The Health Risks of Indoor Air Pollution

Indoor Air Pollution
When we hear 'air pollution' we tend to think of factories pumping out smoke or exhaust fumes from vehicles. Overall, many people consider air pollution to be a problem which occurs outside but this just isn't the case. Shockingly, the air we breathe inside, whether that be in offices, places of study or the home, can be anywhere from 2, 5 or even 100 times more polluted than the air outside. This is due to a variety of different reasons, from heating systems, poor ventilation or even furniture. Fortunately, there are ways in which you can combat this issue.
"the air we breathe inside, whether that be in offices, places of study or the home, can be anywhere from 2, 5 or even 100 times more polluted than the air outside"
There are many household appliances which can release harmful chemicals into the air. Most of these are fuel burning appliances such as cookers, heaters and solid fuel fires. As many of us know, malfunctioning appliances can release carbon monoxide into the air which can become deadly in a short amount of time. Even less well known, gas cookers can release nitrogen dioxide into the air in the absence of an extractor fan. When inhaled in high concentrations, nitrogen dioxide can inflame the lining of the lungs and this can lead to respiratory problems.
When it comes to faulty appliances, the only way to prevent disaster is to remain vigilant.
Ensure you have a working carbon monoxide detector in high-risk rooms such as the kitchen and bedroom.
If you suspect that any of your appliances are leaking carbon monoxide, move to a well-ventilated area and call the relevant authorities.
The solution to combatting many indoor pollutants is proper ventilation.
As already mentioned, gas cookers should be used with an extractor fan.
Solid fuel fires require a fully ventilated chimney in order to avoid a build-up of toxic gas.
Also, if you are using an electrical heater in a small space, make sure you provide adequate ventilation.

The presence of toxic chemicals and particulates within the air can be extremely damaging to those breathing it in. Surprisingly, there are a variety of different chemical sources which can cause problems within a domestic or work environment. Many household products such as cleaning sprays, deodorants, air fresheners and insect killers can release harmful chemicals into the air. Products used in the construction and decoration of a building can also release harmful compounds into the atmosphere, these include everything from paints and adhesives to solvents and even furniture. It should also be noted that some older buildings may still contain dangerous chemicals from outdated products, for example, lead-based paint or insulation containing asbestos- both of which can cause many different health problems.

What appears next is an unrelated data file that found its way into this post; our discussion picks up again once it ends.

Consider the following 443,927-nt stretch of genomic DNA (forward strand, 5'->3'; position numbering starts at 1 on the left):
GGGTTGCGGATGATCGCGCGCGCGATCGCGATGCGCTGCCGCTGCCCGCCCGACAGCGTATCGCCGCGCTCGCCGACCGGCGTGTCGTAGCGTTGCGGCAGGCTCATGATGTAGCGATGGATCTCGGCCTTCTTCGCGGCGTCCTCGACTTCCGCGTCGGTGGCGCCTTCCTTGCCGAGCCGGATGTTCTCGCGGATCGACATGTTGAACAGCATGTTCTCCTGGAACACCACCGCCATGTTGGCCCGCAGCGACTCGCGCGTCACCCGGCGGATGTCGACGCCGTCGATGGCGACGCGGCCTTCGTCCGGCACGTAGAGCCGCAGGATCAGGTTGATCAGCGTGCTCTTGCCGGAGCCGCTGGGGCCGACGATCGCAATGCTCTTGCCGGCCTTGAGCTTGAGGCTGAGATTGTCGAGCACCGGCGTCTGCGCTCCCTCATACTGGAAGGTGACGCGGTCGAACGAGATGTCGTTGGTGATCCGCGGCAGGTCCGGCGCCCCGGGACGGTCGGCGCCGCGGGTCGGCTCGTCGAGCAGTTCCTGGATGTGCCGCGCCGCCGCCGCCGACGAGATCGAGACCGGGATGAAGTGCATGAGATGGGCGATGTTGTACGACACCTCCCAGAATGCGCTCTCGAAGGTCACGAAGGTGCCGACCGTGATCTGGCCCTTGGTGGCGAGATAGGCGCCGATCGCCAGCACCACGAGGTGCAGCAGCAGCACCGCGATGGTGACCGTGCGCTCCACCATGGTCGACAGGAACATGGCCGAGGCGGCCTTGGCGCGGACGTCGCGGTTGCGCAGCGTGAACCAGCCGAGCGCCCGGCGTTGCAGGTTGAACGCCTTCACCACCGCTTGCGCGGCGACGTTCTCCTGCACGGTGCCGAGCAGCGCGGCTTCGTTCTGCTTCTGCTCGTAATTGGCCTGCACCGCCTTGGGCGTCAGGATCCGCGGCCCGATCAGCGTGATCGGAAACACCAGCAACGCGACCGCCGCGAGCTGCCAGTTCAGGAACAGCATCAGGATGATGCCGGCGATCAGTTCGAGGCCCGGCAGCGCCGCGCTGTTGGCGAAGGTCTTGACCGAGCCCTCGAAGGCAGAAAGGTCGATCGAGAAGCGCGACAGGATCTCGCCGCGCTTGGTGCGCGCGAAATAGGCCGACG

If you are moving to a new home, especially an older building, make sure you ask about issues such as the paint that was used and whether asbestos is present.
When decorating your home, look for products which produce low chemical emissions. You could even look into using organic or all-natural products.
Furthermore, as with all indoor air pollution, good ventilation is vital to keeping the concentration of harmful chemicals low.
"Ventilation is important, especially if you cook a lot or dry washing inside the home"

Mould and Dust Mites
High humidity is a problem in many buildings and this can lead to the growth of mould spores. Mould can be a powerful irritant to the respiratory system and can lead to asthma and even suppress the immune system, causing further problems. Another natural irritant is dust mites or more precisely what they leave behind. Dust mite droppings, skin and carcases all contain chemicals which can be irritating to us. These chemicals can cause a variety of symptoms including asthma, rhinitis and eczema.

The best way to avoid mould is to keep humidity levels low.
Ventilation is important, especially if you cook a lot or dry washing inside the home.
You could also use a dehumidifier as a way to tackle this problem.
Mould patches should be treated with specialised products and a protective mask should be worn during treatment.
Dust mites can never be eradicated completely but you can take steps to keep their numbers down.
For example vacuuming carpets and soft furnishings regularly can help.
Also, when washing duvet covers and blankets, the hotter the wash the better in order to kill the mites and their eggs.

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